The online model works well for many students, but some students may benefit from in-person guidance. Google has been partnering with companies and colleges to explore how best to meet that need. 

“We’re especially excited to partner with Stanford and the Bay Area Community College Consortium (BACCC) to offer this certificate,” said Gevelber.

For schools in the consortium, one possible pathway is that community college students can undertake Google’s Data Analytics Certificate program while enrolled in a computer science course and can thus have a hybrid experience. They will work through the certificate’s layered, expert-informed online lessons while benefiting from the live in-person instruction, guidance, and feedback of their teachers; interaction with their peers; and the support of the community college structure, which can provide assistance with food, housing, and mental health services, as well as career development. (San José City College, where Dorairaj teaches, has a “Basic Needs” tab at the top level of its website’s navigation bar.)

“It is critical to have teachers on the ground at community colleges figure out what will work at their institutions,” said Michael Acedo, Stanford Digital Education’s assistant director of project innovation and technology, who oversees the pilot program. 

Michaelm Acedo photo
Mike Acedo of Stanford Digital Education

To provide the instructors with new expertise and additional resources, Stanford Digital Education hosted in June a week of online professional development for faculty in the pilot program, partnering with Women in Data Science, the Center for Teaching and Learning, the Education in Data Science MS program at Stanford Graduate School of Education, and the Carpentries (an organization devoted to teaching data and coding skills). The week included workshops on live coding instruction and inclusive teaching practices, along with a curriculum map to help faculty navigate the Grow with Google certificate units. One overarching goal was to establish a professional learning community.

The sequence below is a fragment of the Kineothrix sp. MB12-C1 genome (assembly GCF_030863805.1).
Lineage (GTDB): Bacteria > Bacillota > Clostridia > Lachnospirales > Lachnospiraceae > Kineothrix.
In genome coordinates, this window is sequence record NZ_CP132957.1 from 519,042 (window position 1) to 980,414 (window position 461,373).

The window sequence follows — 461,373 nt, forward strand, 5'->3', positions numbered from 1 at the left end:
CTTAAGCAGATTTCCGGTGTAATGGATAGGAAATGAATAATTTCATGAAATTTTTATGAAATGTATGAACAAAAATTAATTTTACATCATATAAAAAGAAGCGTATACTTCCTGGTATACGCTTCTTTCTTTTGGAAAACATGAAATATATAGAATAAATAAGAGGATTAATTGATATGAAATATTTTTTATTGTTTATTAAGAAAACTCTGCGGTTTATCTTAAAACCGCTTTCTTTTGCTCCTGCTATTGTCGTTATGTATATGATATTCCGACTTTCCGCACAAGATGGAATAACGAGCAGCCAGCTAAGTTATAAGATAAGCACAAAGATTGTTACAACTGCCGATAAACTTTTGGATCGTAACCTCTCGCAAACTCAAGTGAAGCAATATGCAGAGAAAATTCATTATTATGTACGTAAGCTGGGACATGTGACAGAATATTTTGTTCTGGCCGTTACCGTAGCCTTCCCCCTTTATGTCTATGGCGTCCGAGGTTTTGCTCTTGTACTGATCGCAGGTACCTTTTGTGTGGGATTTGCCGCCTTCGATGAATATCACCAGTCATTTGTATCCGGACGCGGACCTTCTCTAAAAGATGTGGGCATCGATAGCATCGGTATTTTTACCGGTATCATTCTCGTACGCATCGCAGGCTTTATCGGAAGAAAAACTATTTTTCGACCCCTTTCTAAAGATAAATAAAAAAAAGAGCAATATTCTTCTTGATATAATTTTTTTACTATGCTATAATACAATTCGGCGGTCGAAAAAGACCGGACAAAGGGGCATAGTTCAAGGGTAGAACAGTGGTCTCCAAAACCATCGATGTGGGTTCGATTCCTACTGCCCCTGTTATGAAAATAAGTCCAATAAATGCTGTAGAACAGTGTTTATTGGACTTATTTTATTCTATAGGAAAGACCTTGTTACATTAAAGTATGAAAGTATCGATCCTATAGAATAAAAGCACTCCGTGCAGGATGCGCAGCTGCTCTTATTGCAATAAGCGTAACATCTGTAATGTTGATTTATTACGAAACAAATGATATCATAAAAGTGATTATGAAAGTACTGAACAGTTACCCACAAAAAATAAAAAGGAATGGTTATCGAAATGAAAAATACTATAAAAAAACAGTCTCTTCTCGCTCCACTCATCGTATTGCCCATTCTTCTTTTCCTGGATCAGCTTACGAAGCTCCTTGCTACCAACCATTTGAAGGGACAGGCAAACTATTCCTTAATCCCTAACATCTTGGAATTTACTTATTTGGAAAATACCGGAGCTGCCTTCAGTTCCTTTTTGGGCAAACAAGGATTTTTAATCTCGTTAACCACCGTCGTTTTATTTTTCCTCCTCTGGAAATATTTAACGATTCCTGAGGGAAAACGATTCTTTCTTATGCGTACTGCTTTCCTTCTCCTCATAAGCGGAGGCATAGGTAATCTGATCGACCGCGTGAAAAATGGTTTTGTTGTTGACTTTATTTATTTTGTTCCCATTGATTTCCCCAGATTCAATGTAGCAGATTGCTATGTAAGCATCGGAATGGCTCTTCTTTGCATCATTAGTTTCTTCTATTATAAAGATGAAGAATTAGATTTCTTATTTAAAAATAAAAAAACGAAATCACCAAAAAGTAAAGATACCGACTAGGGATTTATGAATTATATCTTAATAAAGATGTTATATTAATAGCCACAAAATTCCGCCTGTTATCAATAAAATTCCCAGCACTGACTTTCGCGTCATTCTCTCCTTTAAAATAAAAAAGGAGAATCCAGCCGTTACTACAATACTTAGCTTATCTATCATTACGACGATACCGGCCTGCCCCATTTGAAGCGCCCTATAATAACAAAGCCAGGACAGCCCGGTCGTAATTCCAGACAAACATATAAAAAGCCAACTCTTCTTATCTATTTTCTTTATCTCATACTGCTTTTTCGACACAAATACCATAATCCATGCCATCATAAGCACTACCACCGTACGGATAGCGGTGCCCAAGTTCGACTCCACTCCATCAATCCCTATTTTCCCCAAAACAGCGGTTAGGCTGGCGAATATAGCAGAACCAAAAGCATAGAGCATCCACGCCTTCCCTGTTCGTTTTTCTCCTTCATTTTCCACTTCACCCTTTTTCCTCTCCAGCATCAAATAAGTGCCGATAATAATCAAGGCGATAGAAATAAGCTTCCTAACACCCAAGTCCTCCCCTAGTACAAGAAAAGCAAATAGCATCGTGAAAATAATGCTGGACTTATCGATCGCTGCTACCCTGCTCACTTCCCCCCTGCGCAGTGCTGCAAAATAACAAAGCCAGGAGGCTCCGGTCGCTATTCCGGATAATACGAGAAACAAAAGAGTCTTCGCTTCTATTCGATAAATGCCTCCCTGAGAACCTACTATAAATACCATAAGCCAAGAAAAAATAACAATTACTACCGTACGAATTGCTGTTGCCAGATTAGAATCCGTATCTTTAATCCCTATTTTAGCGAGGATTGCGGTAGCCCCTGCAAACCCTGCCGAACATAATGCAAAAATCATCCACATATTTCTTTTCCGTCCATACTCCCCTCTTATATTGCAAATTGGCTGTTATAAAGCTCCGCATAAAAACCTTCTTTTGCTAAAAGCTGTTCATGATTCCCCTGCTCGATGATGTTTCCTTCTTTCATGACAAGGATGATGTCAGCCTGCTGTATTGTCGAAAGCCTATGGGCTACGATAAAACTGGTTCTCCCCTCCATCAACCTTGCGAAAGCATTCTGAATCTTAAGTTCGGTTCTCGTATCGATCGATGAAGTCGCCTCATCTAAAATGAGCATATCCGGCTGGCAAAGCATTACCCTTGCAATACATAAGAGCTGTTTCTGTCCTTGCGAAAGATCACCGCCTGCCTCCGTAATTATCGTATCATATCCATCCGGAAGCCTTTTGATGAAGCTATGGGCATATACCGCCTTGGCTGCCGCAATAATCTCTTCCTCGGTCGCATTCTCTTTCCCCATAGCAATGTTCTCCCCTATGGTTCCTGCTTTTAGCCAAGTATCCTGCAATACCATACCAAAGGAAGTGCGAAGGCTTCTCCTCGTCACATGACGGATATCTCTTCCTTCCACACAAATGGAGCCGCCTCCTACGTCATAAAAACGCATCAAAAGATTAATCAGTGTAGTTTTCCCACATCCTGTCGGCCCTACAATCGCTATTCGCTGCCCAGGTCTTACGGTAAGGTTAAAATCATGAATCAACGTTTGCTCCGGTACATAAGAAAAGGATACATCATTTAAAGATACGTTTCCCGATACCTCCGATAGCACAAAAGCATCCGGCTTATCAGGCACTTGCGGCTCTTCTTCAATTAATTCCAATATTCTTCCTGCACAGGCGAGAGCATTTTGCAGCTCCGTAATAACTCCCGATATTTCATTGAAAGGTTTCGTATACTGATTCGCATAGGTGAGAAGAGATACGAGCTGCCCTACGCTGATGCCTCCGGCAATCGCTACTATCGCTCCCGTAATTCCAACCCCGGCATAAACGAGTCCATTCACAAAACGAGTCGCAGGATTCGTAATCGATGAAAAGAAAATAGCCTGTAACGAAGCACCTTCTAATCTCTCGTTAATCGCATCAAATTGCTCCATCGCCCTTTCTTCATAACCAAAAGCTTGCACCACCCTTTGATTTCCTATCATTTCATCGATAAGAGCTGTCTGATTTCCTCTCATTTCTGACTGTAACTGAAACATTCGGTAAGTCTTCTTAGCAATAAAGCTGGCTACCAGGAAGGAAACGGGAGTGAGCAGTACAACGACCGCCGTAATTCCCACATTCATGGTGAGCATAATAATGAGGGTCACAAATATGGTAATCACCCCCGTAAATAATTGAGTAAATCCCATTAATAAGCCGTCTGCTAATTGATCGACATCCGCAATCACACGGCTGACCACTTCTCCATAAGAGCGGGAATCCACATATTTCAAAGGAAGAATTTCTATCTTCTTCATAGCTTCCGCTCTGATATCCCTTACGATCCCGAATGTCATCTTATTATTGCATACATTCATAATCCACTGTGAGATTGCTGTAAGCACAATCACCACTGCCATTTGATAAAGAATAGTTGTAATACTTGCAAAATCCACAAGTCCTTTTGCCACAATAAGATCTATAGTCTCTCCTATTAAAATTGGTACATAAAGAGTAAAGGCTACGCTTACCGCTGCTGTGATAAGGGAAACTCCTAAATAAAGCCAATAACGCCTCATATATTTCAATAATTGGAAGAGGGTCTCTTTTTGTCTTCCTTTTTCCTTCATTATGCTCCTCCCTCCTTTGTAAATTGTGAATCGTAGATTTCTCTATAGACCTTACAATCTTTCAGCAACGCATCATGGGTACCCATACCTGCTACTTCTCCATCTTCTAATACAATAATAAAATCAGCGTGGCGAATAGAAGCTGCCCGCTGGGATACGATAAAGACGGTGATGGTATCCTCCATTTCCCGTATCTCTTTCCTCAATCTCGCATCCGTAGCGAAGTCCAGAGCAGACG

Community college instructors choose how to weave the certificate into curriculum

For now, instructors’ efforts to incorporate the certificate vary from individual to individual. Teachers will choose different strategies depending on how the Google content connects to existing courses at their schools. Some will offer it this fall through a club or as independent study. Those choosing to create new courses will navigate a community college course approval process dictated by the state and delegated to district governing boards, a system meant to ensure the integrity and value of courses offered for credit — but not one designed for speed.

The Stanford Digital Education team will check in with participating faculty in the coming months, with the goal of building a playbook of best practices for certificate implementation, so that it can more easily be scaled to additional community colleges.

The certificate program does not entail additional costs for students who are taking it as part of the pilot program, and the focused work holds out the promise of concrete benefits. 

“Overall, 75 percent of graduates of the Google Career Certificate program in the U.S. report a positive career impact, such as a new job, higher pay, or a promotion, within six months of completion,” said Gevelber.

A student watching Sanjay Dorairaj as he uses a laptop
Dorairaj helps a student with a homework question during a classroom break.

At the June training, Rascoff invited the pilot program faculty to describe what they needed and how Stanford could help. Dorairaj volunteered that assistance with placing students in internships would be tremendously helpful, as other community college instructors nodded in agreement. Students needed direct work experience to be able to compete on the job market, their teachers felt. Even as they were doing their best to help train students for in-demand positions, faculty wanted local companies to meet them part way, by developing greater openness to hiring community college students.

That’s the kind of flexibility among employers that Google is developing, as well. They’ve built a consortium of over 150 national employers, and thousands of others, that hire talented people who have completed a Google career certificate, including leading Bay-area based companies.

In the meantime, Dorairaj is exploring how he can incorporate Google’s Data Analytics Certificate content into the San José City College Business and Data Analytics certificate program. (San Jose City College already offers the Google Support IT Certificate). Dorairaj is taking four classes to hone his expertise, in addition to the five he is teaching this fall. “The technology changes so fast it’s hard to keep up,” he said. “Take Tableau: they replace concepts — things that typically don't change over decades — every few months, so it's hard for a college professor to stay on track.” 

He welcomes the chance to work with Stanford, Google, and colleagues at other community colleges. “Working with a partner who can make sure that the content is up to date is ideal,” he said. “It’s going to be important to have new content generated by someone who's an expert, and who can get us up to speed.”